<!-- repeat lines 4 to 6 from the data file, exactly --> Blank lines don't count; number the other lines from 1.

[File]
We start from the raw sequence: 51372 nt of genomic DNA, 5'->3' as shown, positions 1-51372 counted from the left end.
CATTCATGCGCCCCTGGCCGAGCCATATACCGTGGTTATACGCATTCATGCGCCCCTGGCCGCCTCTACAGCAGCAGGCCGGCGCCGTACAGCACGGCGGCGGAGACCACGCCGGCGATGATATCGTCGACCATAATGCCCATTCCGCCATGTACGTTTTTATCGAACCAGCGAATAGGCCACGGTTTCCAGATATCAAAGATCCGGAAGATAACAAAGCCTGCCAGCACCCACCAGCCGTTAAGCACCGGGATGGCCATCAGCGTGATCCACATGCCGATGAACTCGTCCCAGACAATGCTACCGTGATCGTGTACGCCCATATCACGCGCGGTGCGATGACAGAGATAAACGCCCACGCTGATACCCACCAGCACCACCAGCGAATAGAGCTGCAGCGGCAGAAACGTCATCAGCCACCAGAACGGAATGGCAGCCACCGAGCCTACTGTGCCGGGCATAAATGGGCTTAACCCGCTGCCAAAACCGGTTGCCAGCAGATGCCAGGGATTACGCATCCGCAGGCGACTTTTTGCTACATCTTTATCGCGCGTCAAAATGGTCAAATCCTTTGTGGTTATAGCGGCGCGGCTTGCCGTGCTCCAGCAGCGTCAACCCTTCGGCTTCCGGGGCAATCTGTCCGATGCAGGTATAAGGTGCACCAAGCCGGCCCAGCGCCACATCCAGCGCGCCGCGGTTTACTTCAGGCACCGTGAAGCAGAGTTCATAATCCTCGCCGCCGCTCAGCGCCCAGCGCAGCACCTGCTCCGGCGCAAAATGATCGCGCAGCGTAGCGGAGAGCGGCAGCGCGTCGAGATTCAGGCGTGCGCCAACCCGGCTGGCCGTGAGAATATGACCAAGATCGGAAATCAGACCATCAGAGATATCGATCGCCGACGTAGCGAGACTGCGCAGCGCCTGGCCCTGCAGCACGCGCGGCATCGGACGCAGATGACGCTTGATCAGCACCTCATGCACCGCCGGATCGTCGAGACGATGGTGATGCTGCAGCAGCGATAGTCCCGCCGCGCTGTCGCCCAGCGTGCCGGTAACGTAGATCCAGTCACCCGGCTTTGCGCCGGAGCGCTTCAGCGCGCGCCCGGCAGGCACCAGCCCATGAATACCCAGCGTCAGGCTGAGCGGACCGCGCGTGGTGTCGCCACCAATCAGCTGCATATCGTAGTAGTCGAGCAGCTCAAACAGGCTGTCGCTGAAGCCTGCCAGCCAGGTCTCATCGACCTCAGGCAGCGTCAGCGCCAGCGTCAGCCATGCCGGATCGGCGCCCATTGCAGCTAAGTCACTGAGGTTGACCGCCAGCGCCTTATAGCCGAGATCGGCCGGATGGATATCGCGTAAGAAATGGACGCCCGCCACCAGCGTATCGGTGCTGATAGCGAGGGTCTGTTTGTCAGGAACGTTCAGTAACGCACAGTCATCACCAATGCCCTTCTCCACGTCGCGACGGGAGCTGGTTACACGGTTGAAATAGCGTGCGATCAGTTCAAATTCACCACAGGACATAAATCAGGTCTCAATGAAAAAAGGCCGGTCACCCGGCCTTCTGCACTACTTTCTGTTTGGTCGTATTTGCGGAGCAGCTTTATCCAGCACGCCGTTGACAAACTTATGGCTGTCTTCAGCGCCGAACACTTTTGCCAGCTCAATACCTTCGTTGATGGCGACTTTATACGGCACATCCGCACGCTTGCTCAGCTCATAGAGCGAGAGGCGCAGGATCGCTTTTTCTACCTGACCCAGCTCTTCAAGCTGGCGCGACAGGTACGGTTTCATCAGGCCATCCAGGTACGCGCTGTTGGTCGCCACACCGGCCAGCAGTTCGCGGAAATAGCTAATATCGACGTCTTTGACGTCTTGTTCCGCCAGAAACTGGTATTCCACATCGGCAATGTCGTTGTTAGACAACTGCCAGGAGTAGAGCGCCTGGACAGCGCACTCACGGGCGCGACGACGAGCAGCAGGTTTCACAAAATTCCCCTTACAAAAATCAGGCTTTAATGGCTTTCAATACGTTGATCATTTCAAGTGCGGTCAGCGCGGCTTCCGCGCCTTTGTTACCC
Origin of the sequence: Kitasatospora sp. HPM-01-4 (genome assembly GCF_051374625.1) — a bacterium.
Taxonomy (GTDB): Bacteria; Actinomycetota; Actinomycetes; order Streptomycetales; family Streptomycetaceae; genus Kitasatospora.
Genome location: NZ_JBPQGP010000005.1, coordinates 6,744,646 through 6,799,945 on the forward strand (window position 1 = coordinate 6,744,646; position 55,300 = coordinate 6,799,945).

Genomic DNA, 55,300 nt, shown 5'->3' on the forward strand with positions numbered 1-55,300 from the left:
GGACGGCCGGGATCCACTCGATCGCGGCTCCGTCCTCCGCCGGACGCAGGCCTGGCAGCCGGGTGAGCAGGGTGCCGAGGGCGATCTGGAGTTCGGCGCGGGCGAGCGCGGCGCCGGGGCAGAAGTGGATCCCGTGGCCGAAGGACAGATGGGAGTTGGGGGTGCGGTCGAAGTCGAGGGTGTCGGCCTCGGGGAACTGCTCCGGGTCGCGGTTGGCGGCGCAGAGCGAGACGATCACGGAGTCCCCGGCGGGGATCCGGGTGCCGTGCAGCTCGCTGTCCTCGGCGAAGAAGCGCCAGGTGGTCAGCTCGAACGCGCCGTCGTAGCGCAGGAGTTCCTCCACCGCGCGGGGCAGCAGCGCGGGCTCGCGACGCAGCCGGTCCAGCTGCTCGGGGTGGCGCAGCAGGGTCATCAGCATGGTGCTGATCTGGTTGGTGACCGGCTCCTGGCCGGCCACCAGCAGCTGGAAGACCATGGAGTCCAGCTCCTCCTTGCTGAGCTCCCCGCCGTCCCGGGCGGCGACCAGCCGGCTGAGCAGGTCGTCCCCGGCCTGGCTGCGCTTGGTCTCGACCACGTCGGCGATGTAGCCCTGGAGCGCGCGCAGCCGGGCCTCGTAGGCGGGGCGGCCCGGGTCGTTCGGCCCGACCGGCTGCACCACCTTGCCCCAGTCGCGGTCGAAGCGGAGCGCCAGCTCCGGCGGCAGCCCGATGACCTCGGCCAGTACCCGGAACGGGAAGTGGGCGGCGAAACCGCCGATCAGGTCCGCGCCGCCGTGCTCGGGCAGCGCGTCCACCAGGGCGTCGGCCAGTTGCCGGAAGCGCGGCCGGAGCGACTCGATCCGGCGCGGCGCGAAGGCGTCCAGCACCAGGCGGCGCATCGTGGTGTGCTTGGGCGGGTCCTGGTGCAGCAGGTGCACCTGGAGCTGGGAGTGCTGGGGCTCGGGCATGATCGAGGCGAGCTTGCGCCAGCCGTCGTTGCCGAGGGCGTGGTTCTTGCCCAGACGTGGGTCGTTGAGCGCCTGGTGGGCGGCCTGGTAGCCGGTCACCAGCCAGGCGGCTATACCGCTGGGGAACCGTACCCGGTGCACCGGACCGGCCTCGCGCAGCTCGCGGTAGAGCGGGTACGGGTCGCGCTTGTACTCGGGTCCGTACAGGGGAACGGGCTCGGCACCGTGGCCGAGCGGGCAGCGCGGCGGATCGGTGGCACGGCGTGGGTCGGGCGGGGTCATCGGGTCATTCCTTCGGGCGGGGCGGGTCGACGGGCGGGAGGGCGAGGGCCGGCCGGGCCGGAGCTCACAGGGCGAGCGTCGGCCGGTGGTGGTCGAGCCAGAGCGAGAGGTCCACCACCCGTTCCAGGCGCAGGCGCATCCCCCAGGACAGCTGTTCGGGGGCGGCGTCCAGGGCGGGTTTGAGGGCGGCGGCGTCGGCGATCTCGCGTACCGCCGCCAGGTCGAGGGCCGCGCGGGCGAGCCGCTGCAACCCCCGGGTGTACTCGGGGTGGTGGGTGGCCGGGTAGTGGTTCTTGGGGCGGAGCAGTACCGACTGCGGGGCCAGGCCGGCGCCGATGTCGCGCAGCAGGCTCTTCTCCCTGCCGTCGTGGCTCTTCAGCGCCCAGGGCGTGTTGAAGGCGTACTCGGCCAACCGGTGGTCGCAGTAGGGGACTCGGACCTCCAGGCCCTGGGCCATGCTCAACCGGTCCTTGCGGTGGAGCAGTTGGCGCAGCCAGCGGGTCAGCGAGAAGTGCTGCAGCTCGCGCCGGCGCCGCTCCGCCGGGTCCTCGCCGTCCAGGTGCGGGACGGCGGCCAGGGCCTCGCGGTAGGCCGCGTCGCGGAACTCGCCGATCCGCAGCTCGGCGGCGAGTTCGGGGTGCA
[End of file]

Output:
Taxonomy (GTDB): Bacteria; Actinomycetota; Actinomycetes; order Streptomycetales; family Streptomycetaceae; genus Kitasatospora.
Genome location: NZ_JBPQGP010000005.1, coordinates 6,744,646 through 6,799,945 on the forward strand (window position 1 = coordinate 6,744,646; position 55,300 = coordinate 6,799,945).

Genomic DNA, 55,300 nt, shown 5'->3' on the forward strand with positions numbered 1-55,300 from the left: